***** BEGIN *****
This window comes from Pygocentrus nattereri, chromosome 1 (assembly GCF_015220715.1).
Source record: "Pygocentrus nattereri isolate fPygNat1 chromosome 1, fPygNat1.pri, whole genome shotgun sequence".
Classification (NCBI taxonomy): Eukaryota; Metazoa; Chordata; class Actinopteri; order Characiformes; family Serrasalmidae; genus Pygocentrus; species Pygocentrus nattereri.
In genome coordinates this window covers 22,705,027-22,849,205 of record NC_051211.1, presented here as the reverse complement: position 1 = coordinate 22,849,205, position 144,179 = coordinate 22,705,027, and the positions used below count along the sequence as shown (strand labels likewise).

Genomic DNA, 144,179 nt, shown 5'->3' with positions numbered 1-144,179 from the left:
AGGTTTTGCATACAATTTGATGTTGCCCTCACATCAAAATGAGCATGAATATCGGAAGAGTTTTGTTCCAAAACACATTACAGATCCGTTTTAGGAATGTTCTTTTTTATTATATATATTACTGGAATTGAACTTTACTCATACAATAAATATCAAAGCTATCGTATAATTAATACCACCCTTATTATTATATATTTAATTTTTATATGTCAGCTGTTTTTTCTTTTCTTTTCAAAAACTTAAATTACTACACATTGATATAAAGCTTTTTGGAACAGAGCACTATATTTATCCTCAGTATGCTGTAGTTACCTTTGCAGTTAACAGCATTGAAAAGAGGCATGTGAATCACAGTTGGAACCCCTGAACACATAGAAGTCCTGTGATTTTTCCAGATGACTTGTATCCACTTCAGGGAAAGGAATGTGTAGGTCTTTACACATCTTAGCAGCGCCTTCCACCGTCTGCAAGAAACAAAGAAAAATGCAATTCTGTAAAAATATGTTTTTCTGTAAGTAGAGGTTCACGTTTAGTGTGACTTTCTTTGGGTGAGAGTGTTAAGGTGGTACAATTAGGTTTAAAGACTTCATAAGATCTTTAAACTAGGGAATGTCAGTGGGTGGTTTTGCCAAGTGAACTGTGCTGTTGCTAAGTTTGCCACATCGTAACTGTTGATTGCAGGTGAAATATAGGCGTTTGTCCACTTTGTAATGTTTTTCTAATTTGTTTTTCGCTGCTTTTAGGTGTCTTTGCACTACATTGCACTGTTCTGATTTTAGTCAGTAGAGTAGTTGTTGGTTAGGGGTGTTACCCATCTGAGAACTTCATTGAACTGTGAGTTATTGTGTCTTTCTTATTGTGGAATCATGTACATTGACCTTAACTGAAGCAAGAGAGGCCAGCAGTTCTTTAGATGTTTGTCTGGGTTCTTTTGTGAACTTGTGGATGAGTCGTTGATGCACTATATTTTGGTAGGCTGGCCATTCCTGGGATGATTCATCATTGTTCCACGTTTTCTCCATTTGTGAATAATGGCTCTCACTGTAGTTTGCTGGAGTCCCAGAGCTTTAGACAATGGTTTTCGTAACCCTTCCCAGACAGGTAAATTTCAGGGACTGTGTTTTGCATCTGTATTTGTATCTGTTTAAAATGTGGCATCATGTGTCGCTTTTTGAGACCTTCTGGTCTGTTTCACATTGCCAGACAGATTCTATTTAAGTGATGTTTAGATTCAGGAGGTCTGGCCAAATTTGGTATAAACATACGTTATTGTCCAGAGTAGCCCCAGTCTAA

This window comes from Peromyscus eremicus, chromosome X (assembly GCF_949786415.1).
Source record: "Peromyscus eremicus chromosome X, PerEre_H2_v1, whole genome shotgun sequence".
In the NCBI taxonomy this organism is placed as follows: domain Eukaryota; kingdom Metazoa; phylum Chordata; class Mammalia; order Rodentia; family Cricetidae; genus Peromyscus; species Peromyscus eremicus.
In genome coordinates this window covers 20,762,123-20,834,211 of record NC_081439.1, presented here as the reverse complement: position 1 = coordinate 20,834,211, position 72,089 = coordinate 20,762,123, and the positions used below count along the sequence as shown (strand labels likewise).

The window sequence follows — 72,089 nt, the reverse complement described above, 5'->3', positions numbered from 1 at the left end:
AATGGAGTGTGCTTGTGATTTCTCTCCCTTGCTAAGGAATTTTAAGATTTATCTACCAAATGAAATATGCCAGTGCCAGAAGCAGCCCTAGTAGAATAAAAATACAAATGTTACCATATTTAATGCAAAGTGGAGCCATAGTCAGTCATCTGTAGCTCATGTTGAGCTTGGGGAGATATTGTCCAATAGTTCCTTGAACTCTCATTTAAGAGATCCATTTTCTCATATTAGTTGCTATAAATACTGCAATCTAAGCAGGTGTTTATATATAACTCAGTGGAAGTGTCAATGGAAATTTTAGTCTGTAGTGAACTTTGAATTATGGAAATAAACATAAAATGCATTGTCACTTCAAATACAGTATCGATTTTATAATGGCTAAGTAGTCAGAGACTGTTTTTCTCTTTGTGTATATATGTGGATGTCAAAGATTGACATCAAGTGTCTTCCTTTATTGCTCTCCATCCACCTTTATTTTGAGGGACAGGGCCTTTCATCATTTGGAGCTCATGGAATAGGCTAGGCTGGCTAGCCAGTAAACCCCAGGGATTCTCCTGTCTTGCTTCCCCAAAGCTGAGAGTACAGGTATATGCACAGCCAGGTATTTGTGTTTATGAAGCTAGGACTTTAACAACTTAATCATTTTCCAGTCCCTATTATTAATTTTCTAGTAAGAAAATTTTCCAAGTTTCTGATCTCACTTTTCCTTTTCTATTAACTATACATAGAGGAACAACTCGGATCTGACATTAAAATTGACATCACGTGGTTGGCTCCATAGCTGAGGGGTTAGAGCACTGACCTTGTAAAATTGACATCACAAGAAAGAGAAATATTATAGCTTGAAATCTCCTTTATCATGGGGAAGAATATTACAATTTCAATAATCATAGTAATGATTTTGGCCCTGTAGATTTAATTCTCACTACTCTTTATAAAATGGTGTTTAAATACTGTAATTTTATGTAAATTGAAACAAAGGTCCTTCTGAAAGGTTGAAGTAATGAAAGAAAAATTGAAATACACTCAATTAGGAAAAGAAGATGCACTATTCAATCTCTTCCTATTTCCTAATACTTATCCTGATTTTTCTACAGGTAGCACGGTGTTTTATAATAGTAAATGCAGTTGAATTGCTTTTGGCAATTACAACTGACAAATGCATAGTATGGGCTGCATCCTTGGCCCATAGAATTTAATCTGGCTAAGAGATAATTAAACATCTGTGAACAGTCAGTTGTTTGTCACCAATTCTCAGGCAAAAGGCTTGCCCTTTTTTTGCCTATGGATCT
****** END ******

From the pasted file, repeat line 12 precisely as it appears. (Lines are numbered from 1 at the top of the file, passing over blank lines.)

AATGGAGTGTGCTTGTGATTTCTCTCCCTTGCTAAGGAATTTTAAGATTTATCTACCAAATGAAATATGCCAGTGCCAGAAGCAGCCCTAGTAGAATAAAAATACAAATGTTACCATATTTAATGCAAAGTGGAGCCATAGTCAGTCATCTGTAGCTCATGTTGAGCTTGGGGAGATATTGTCCAATAGTTCCTTGAACTCTCATTTAAGAGATCCATTTTCTCATATTAGTTGCTATAAATACTGCAATCTAAGCAGGTGTTTATATATAACTCAGTGGAAGTGTCAATGGAAATTTTAGTCTGTAGTGAACTTTGAATTATGGAAATAAACATAAAATGCATTGTCACTTCAAATACAGTATCGATTTTATAATGGCTAAGTAGTCAGAGACTGTTTTTCTCTTTGTGTATATATGTGGATGTCAAAGATTGACATCAAGTGTCTTCCTTTATTGCTCTCCATCCACCTTTATTTTGAGGGACAGGGCCTTTCATCATTTGGAGCTCATGGAATAGGCTAGGCTGGCTAGCCAGTAAACCCCAGGGATTCTCCTGTCTTGCTTCCCCAAAGCTGAGAGTACAGGTATATGCACAGCCAGGTATTTGTGTTTATGAAGCTAGGACTTTAACAACTTAATCATTTTCCAGTCCCTATTATTAATTTTCTAGTAAGAAAATTTTCCAAGTTTCTGATCTCACTTTTCCTTTTCTATTAACTATACATAGAGGAACAACTCGGATCTGACATTAAAATTGACATCACGTGGTTGGCTCCATAGCTGAGGGGTTAGAGCACTGACCTTGTAAAATTGACATCACAAGAAAGAGAAATATTATAGCTTGAAATCTCCTTTATCATGGGGAAGAATATTACAATTTCAATAATCATAGTAATGATTTTGGCCCTGTAGATTTAATTCTCACTACTCTTTATAAAATGGTGTTTAAATACTGTAATTTTATGTAAATTGAAACAAAGGTCCTTCTGAAAGGTTGAAGTAATGAAAGAAAAATTGAAATACACTCAATTAGGAAAAGAAGATGCACTATTCAATCTCTTCCTATTTCCTAATACTTATCCTGATTTTTCTACAGGTAGCACGGTGTTTTATAATAGTAAATGCAGTTGAATTGCTTTTGGCAATTACAACTGACAAATGCATAGTATGGGCTGCATCCTTGGCCCATAGAATTTAATCTGGCTAAGAGATAATTAAACATCTGTGAACAGTCAGTTGTTTGTCACCAATTCTCAGGCAAAAGGCTTGCCCTTTTTTTGCCTATGGATCT